Production of Betalains by Hairy Root Cultures of Beta Vulgaris L

  • Usha Mukundan
  • Vaishali Bhide
  • Himanshu Dawda


Hairy root cultures of Beta vulgaris L. produce betalains similar to roots in planta. These root cultures have shown stability in biomass and pigment production for several generations. The concentration of betalains in these root cultures is affected by various physical and chemical factors. Some of the factors which can be used for increasing the productivity of these root cultures are light, media constituents and elicitors. Thus, beet hairy root cultures can serve as a model system for studying betalain biosynthesis and also have potential for development of large-scale production of betalains for use as a food color.


Hairy Root Root Culture Hairy Root Culture Pigment Production Storage Root 
These keywords were added by machine and not by the authors. This process is experimental and the keywords may be updated as the learning algorithm improves.


Unable to display preview. Download preview PDF.

Unable to display preview. Download preview PDF.


  1. Bianco-Colomas, J.; Hugues, M. Establishment and characterization of a betacyanin producing cell line of Amaranthus tricolor: inductive effects of light and cytokinin. Journal of Plant Physiology 1990, 136, 734–739.CrossRefGoogle Scholar
  2. Bohm, H.; Rink, E. Betalains. In Cell Culture and Somatic Cell Genetics of Plants. Vol 5; Vasil, I. K., Ed.; Academic Press: New York, 1988; pp 449–463.Google Scholar
  3. Chilton, M. D.; Tepfer, D.; Petit, A.; David, D.; Casse-Delbart, F; Tempe, J. Agrobacterium rhizogenes inserts T-DNA into the genomes of host plant cells. Nature 1982, 295, 432–434.CrossRefGoogle Scholar
  4. Constabel, F.; Nassif-Makki, H. Betalainbildung in Beta calluskrultiren. Ber. Dtsch. Bot. Ges. 1971, 84, 629–636.Google Scholar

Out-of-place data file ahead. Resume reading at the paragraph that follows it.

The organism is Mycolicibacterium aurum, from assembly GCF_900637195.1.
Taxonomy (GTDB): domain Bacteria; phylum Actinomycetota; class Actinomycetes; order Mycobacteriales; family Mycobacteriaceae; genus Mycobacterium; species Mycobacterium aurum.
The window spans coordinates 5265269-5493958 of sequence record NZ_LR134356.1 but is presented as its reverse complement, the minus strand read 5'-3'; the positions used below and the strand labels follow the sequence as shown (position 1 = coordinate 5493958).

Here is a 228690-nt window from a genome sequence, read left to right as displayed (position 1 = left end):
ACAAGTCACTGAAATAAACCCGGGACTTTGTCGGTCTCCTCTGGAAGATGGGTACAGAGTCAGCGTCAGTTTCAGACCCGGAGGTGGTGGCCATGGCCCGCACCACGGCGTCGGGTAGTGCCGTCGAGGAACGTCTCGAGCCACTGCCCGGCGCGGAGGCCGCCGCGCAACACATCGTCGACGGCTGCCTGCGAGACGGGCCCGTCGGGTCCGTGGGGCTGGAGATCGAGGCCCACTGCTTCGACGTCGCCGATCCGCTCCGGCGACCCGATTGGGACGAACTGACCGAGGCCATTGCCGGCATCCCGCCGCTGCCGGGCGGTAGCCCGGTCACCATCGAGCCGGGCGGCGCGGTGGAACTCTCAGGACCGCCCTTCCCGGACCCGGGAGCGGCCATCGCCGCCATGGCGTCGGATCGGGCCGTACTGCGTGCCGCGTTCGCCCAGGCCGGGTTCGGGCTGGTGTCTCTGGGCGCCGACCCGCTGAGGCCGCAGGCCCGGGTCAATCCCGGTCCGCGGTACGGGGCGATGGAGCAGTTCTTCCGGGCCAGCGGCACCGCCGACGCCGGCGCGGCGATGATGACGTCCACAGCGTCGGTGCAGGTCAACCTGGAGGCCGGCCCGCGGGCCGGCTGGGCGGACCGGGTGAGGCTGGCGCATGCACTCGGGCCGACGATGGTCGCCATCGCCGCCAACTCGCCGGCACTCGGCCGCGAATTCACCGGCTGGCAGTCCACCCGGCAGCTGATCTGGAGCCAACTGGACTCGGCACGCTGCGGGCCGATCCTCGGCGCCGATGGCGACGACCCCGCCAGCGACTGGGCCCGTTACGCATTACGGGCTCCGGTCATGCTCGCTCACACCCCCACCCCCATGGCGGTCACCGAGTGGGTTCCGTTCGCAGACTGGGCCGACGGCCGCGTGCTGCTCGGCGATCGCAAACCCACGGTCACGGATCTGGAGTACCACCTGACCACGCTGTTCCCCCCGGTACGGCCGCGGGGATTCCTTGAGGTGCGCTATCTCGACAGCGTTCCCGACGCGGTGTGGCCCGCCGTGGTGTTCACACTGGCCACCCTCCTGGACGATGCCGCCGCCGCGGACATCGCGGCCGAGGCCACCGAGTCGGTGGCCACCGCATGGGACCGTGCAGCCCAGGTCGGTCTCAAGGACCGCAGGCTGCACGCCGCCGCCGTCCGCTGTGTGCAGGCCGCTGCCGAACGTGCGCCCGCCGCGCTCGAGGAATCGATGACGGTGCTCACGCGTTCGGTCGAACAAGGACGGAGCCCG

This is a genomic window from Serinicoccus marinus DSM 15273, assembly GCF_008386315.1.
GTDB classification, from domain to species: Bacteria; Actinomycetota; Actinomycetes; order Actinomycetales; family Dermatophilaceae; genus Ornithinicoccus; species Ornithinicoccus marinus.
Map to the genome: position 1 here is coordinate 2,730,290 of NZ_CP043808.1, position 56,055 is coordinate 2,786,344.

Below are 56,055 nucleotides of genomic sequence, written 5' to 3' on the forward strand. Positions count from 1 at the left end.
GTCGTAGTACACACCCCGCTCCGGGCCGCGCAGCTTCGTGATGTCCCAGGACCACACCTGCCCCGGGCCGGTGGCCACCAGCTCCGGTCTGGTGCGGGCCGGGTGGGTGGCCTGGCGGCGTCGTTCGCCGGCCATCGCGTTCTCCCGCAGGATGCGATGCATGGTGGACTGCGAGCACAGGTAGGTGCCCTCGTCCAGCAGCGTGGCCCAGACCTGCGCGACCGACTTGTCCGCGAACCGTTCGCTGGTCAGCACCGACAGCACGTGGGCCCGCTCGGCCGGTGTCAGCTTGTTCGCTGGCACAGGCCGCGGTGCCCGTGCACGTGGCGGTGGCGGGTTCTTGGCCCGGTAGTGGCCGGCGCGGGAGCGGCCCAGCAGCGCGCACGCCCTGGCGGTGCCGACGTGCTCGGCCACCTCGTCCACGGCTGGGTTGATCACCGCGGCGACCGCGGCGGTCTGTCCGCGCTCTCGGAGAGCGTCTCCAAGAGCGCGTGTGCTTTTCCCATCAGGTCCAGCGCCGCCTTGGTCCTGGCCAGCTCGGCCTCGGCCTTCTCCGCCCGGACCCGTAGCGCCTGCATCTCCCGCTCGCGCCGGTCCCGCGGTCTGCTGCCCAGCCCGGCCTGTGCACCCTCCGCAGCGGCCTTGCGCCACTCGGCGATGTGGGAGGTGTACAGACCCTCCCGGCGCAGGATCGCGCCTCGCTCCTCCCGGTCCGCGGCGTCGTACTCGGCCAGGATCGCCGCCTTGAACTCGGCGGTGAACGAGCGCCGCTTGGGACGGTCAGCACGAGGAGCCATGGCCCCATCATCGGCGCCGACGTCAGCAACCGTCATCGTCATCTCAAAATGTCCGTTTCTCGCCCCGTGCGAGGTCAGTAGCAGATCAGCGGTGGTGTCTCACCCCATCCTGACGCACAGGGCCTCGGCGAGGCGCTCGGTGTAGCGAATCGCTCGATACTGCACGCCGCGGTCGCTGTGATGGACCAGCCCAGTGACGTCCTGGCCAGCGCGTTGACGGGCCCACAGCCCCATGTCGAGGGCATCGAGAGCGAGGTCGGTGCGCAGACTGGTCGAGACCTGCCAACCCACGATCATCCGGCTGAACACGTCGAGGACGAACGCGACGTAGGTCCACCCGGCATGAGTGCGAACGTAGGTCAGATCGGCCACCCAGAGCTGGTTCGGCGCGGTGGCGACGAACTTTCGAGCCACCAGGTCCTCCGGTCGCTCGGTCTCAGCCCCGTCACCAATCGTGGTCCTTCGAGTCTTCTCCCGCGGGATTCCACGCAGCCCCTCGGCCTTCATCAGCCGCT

5. Dilorio, A. A.; Chetham, R. D.; Weathers, P. J. Growth of transformed root cultures in a nutrient mist bioreactor: reactor performance and evaluation. Applied Microbiology and Biotechnology 1992, 37, 457–462.CrossRefGoogle Scholar
  6. Eilert U. Elicitation: methodology and aspects of application. In Cell Culture and Somatic Cell Genetics of Plants. Vol.4.; Vasil, I. K., Ed.; Academic Press: New York, 1987; pp 153–195.Google Scholar
  7. Flores, H. E. Use of plant cells and organ culture in the production of biological chemicals. In Biotechnology In Agricultural Chemistry. LeBaron, H. M., Mumma, R. O., Honeycutt, R. C., Duesing, J. H., Phillips, J. F., Haas, M. J., Eds.; American Chemical Society: Washington, D.C., 1987; pp 66–86.CrossRefGoogle Scholar
  8. Girod, P.A.; Zryd, J. P. Studies of the regulation of betalain biosynthesis in red beet cells in cultures: competence for light induction. Experientia 1986, 42, 653–654.Google Scholar
  9. Girod, P.A.; Zryd, J. P. Clonal variability and light induction of betalain biosynthesis in red beet cell cultures. Plant Cell Reports 1987, 6, 27–30.CrossRefGoogle Scholar